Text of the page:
Outlook for Pulpwood Supply & Demand in the Asian Pacific Rim


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Outlook for Pulpwood Supply & Demand in the Asian Pacific Rim

The Outlook for Pulpwood Supply and Demand is a paid-for multi-client service which provides subscribers with an in-depth report analysing the South East Asian market for hardwood chips.

Fibre availability is a serious concern for Asian pulp producers. About 15Mt/y of Asian pulp production is largely dependent on imported woodchips. Demand is heavily concentrated in Japan and China, where imports of hardwood chips were 10.7M BDMT and 12.5M BDMT respectively in 2018. The Japanese paper industry is mature, but Japanese companies have established overseas plantations and integrated supply chains. Japanese chip imports have been rising incrementally since 2012. Meanwhile, Chinese pulp production continues to increase and Chinese companies are trying to secure an increasing proportion of their fibre needs under long-term contract arrangements. Over 2M t/y pulp capacity has recently been installed in Shandong, Jiangsu, and Hubei.

Availability of chips is getting tighter due to supply side issues. Australian exports will decline, perhaps by over 30% by 2024 due to lack of new planting. Investors can now receive higher returns by returning land to pasture and there is increased competition for fertile land from competing crops. Vietnam’s chip exports grew to 10M BDMT in 2018, but are not likely to increase much further. The government is encouraging domestic businesses to add value to wood products. New pulp capacity will be added in Chile, Uruguay, and Brazil which will restrict the availability of chips from Latin America after 2021.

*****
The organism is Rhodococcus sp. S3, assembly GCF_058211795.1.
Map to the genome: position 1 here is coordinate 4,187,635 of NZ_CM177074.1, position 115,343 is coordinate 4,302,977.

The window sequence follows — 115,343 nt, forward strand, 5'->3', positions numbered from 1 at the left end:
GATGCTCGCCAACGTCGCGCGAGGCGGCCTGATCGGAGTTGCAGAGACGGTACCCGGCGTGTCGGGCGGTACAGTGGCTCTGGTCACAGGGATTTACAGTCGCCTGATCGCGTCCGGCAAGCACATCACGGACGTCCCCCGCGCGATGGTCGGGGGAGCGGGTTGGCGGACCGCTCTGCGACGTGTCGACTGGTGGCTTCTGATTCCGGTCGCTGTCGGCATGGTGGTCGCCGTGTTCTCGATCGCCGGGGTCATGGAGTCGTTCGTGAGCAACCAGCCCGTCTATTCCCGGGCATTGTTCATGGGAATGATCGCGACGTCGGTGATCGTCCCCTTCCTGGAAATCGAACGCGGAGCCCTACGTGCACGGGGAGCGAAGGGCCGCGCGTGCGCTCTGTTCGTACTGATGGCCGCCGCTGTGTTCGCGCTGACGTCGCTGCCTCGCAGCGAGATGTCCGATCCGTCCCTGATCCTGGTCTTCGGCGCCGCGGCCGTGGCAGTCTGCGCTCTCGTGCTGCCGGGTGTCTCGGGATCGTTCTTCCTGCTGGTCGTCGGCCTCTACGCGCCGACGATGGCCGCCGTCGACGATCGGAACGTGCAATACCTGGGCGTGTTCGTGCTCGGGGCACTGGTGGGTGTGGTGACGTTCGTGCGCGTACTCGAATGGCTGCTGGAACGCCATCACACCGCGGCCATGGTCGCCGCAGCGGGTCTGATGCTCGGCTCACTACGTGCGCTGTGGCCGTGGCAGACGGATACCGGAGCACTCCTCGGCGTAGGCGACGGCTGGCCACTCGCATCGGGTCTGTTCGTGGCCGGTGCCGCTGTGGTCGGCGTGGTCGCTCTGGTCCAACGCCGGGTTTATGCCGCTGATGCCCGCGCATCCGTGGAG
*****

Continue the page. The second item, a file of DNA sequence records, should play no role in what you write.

Following the start-up of OKI Pulp & Paper mills in 2016, Indonesia now boasts around 10Mt/y kraft and dissolving pulp capacity. The leading producers have committed to use only plantation pulpwood, estimated at around 2.3M hectares: 1.6M in Sumatra and 0.7M in Kalimantan. However, about 50% of the Sumatran plantations have been established on peatlands which are vulnerable to fire, subsidence and flooding. The Indonesian government has placed a moratorium on further expansion on peat soils meaning burnt areas may not be re-planted. At the very least, the relocation of Indonesian plantations will result in higher wood costs. At worst, there may be a major fibre deficit. Indonesia is already moving from a net exporter of chips in 2017, to be a net importer in 2019.


The tightening woodchip market is driving prices higher and certain Asian mills are increasingly vulnerable during periods of low pulp prices. However, the economics of pulp production vary significantly depending on the grade of pulp (kraft, dissolving, or high yield), the location and age of the pulp mill, and whether pulp is integrated with paper production or supplied to the market (either dried or as wet-lap). Meanwhile, a hiatus in the pulp investment cycle combined with some consolidation promises a period of above trend pricing which may protect high cost mills in the medium term at least.

This report summarises the outlook for woodchip supply, demand, and prices, and summarises the risks and opportunities for both chip suppliers and pulp producers.

Scope of the report

This report provides a high level overview of some of the key factors which may determine the supply and demand of hardwood chips within South East Asia in future years. This report will provide an overview of the plantation resources and forest product industries in each of the major supplying regions, and comment on the likely wood chip export availability over the next five years. It will identify the major consumers of wood chips in each market, their sources of supply, and investment plans. It will describe wood chip price trends according to region and species and explain the influence of supply, demand, species and yield, shipping costs and terms of trade.

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